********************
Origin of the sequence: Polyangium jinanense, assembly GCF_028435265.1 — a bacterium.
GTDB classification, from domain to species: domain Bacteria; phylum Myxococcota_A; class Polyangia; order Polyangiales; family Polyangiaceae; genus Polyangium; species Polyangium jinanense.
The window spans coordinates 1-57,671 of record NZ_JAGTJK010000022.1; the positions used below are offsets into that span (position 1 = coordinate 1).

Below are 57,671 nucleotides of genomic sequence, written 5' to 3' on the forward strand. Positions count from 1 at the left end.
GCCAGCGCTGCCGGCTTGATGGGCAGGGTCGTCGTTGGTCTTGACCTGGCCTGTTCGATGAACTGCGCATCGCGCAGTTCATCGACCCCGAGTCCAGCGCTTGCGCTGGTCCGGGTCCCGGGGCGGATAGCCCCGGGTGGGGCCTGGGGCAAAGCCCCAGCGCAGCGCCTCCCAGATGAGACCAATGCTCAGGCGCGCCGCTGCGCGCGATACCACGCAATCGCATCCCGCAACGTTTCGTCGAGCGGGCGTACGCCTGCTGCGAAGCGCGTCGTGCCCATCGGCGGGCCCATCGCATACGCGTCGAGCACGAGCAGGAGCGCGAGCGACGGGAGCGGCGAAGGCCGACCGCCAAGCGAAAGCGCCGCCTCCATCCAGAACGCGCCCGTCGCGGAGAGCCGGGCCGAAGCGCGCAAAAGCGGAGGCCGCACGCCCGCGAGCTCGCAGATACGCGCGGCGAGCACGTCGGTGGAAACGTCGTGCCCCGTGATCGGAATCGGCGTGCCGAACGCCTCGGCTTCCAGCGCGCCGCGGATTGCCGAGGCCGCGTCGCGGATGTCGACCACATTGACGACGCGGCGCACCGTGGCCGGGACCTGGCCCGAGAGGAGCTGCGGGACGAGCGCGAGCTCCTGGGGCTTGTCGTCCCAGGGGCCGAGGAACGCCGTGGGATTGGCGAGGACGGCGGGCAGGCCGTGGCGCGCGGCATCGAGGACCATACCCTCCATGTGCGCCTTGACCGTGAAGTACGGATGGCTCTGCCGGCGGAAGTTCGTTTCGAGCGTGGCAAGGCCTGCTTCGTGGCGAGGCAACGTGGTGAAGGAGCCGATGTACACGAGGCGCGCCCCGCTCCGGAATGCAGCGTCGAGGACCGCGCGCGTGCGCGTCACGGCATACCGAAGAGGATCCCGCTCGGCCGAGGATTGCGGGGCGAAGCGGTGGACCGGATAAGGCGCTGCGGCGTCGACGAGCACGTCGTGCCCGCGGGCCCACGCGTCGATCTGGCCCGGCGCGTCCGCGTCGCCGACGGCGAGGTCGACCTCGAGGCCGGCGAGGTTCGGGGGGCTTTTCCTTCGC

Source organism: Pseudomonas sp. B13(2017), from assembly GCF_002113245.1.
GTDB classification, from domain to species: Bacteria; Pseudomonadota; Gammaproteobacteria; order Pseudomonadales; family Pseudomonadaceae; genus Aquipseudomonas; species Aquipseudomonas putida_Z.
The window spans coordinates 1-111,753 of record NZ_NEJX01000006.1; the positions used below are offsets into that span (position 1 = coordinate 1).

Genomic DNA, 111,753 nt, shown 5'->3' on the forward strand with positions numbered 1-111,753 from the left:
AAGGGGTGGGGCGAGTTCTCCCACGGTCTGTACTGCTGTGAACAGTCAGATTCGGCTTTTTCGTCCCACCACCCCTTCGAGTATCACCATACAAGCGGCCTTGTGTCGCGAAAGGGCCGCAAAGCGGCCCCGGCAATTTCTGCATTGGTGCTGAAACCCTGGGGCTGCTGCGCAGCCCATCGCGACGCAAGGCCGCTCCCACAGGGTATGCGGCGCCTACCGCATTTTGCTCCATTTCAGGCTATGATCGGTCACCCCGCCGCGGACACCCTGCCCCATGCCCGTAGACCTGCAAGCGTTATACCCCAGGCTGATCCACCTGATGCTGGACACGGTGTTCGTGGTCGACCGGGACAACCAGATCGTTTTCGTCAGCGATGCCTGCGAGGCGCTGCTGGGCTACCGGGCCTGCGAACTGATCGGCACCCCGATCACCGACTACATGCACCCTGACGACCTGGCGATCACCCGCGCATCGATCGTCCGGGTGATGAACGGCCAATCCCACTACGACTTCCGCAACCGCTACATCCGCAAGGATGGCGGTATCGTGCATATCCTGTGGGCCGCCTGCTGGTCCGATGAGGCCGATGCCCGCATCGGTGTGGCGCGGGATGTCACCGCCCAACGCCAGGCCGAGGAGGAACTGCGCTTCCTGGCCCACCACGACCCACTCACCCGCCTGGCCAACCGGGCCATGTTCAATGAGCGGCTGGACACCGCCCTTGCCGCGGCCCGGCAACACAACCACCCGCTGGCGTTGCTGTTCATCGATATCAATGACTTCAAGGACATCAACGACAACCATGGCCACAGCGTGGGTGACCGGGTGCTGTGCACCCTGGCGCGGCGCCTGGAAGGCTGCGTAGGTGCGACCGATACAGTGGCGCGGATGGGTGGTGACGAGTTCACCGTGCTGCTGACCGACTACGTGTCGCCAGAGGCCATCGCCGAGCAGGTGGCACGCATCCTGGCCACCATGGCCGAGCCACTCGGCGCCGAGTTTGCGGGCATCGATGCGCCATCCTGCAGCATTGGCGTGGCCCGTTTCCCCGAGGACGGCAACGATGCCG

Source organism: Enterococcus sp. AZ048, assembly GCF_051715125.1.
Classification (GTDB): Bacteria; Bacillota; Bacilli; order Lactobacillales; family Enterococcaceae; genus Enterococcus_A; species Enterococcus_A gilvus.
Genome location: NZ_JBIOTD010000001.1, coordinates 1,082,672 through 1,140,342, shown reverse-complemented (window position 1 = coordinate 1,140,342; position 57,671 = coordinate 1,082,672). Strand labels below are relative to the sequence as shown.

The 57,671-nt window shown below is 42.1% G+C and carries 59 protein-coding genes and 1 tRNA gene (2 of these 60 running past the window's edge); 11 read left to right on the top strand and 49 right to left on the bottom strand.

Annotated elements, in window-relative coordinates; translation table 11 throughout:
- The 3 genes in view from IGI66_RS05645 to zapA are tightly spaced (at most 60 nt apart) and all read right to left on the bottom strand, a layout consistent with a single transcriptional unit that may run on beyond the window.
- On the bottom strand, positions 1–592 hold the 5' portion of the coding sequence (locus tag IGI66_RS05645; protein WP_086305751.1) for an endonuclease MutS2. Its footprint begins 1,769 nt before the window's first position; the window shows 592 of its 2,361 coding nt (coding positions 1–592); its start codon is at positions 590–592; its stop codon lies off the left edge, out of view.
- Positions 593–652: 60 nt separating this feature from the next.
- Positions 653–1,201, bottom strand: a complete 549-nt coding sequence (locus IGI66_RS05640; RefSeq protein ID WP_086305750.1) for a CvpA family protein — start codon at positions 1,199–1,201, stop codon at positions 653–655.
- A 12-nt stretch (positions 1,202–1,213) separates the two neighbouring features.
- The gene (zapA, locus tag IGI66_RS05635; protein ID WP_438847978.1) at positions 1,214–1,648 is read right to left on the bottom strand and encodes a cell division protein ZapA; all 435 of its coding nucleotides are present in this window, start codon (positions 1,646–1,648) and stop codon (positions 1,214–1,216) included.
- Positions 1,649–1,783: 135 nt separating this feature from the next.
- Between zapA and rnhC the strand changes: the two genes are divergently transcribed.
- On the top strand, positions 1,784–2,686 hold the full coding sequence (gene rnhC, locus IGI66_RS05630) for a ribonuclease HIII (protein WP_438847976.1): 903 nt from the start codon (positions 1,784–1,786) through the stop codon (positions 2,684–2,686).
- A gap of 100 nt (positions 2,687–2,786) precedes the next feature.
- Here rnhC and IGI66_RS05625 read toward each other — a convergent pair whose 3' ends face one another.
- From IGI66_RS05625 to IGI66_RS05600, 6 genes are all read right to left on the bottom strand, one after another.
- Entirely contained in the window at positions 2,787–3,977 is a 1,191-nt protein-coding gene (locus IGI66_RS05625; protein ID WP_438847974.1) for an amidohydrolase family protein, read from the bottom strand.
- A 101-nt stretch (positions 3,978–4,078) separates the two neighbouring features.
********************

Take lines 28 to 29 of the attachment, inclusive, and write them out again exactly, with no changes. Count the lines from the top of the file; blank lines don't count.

- Entirely contained in the window at positions 2,787–3,977 is a 1,191-nt protein-coding gene (locus IGI66_RS05625; protein ID WP_438847974.1) for an amidohydrolase family protein, read from the bottom strand.
- A 101-nt stretch (positions 3,978–4,078) separates the two neighbouring features.